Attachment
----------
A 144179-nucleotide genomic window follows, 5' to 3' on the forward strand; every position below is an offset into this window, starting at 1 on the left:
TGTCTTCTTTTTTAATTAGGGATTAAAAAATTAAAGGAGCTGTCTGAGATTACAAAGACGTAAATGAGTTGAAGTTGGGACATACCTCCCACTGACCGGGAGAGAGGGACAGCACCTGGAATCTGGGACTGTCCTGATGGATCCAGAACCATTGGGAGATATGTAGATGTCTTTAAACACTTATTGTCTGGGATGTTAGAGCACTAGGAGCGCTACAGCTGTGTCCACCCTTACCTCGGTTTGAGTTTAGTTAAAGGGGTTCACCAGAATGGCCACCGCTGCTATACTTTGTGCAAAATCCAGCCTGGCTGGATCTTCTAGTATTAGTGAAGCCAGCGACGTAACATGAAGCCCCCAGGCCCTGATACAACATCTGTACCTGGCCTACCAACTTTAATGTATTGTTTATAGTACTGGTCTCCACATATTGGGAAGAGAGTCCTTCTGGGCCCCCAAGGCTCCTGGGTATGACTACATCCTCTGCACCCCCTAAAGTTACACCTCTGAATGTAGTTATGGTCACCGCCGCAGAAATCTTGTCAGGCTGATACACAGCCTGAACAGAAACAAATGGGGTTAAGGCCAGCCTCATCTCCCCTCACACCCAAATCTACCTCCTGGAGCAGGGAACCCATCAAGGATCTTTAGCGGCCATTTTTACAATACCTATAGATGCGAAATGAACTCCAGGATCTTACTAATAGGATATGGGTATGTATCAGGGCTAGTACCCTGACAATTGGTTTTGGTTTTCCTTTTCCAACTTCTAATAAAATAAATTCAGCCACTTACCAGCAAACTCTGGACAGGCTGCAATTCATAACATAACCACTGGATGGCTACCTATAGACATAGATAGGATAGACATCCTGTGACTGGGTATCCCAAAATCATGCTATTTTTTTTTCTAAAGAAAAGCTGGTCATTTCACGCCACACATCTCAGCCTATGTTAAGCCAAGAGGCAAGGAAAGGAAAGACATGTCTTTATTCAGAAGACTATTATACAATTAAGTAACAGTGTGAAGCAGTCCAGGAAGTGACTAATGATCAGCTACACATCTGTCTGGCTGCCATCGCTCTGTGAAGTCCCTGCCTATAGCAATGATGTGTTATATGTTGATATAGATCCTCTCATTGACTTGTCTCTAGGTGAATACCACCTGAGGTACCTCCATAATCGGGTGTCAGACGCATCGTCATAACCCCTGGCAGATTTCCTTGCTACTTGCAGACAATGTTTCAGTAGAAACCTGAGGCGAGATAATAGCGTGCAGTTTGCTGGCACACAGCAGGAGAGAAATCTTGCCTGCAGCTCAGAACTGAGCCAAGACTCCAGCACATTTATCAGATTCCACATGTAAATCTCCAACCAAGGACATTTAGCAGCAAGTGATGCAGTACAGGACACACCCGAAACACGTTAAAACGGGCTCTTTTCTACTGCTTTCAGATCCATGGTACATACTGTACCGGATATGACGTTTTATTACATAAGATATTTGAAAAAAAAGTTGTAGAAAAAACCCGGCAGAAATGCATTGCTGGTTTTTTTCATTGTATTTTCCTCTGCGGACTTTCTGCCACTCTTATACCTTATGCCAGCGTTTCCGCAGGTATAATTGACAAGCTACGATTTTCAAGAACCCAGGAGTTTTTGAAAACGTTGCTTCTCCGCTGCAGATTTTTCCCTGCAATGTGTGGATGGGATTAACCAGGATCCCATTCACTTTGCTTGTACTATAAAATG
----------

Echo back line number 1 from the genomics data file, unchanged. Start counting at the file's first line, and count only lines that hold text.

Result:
A 144179-nucleotide genomic window follows, 5' to 3' on the forward strand; every position below is an offset into this window, starting at 1 on the left: